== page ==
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Tofukuji is a Zen Buddhist temple famous for red maple leaves. Quite spectacular and photogenic landscapes. One of the five great Zen temples of Kyoto. Tofukuji temple is the easiest way to see autumn leaves in Kyoto. From Kyoto Station, it's only one train stop (JR Nara Line) away (get off at Tofukuji Station and walk 10 min.). But the trains get sardine-packed in the morning. Expect large crowds during late Nov.
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Long line to enter Tofukuji, but it progressed quickly enough.
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This is the symbol of Tofukuji temple, a bridge named Tsutenkyo (通天橋) that goes across this mass of red Japanese maple trees. You see this photo in all the Kyoto travel brochures.
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There was a line to get into the temple (¥400 admission).\\
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Longer line to get to Tsutenkyo Bridge. But we enjoyed the colors along the way. The line went along fast enough.
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The trees are very well placed and very photogenic.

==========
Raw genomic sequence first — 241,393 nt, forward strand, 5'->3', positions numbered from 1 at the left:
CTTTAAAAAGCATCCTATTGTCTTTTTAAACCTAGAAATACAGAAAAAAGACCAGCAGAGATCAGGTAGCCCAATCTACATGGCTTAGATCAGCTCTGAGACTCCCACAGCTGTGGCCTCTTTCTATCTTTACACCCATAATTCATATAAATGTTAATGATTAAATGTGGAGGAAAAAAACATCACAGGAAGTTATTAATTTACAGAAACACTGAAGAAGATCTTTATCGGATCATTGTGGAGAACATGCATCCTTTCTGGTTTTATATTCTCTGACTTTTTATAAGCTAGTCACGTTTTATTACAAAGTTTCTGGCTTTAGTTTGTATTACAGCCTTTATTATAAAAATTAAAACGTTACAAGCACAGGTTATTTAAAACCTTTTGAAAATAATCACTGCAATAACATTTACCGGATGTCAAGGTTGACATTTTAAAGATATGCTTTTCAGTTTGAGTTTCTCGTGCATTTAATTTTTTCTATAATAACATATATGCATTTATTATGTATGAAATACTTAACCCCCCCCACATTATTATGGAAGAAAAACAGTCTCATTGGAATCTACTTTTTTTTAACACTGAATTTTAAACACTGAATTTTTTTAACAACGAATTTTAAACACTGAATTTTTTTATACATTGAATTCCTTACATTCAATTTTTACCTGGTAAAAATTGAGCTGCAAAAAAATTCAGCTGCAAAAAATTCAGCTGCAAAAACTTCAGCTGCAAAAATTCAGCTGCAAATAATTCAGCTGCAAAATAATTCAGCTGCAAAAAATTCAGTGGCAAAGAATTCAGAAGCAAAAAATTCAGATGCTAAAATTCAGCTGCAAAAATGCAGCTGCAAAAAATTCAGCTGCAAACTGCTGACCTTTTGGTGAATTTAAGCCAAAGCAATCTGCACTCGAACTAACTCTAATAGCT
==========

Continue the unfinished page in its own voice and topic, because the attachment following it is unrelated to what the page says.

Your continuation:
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Tofukuji Temple, Kyoto
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That's the bridge where everybody is going. Tsutenkyo (通天橋)
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Tsutenkyo (通天橋)
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Tsutenkyo Bridge.
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View from Tsutenkyo Bridge.
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View from Tsutenkyo Bridge, Tofukuji Temple, Kyoto. More pretty views from the bridge. When the sun's out, the colors are spectacular. The colors really look like this, I didn't digitally enhance the colors.
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On the bridge, this sign says "No photos" because they don't want people to stop and take photos and hold up the line going through the bridge. Obviously, no one paid attention to this. We all stopped and took photos.
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Tofukuji Temple, Kyoto
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The middle of the bridge has this little deck protruding outward.
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View from Tsutenkyo Bridge. That bridge in the distance is where you enter the temple.
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View from Tsutenkyo Bridge. That bridge in the distance is where you enter the temple.
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Long line of people entering the temple. They were in for a treat and it was worth the trip. Happy autumn 2017!
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Sanmon Gate, Tofukuji's main gate. National Treasure.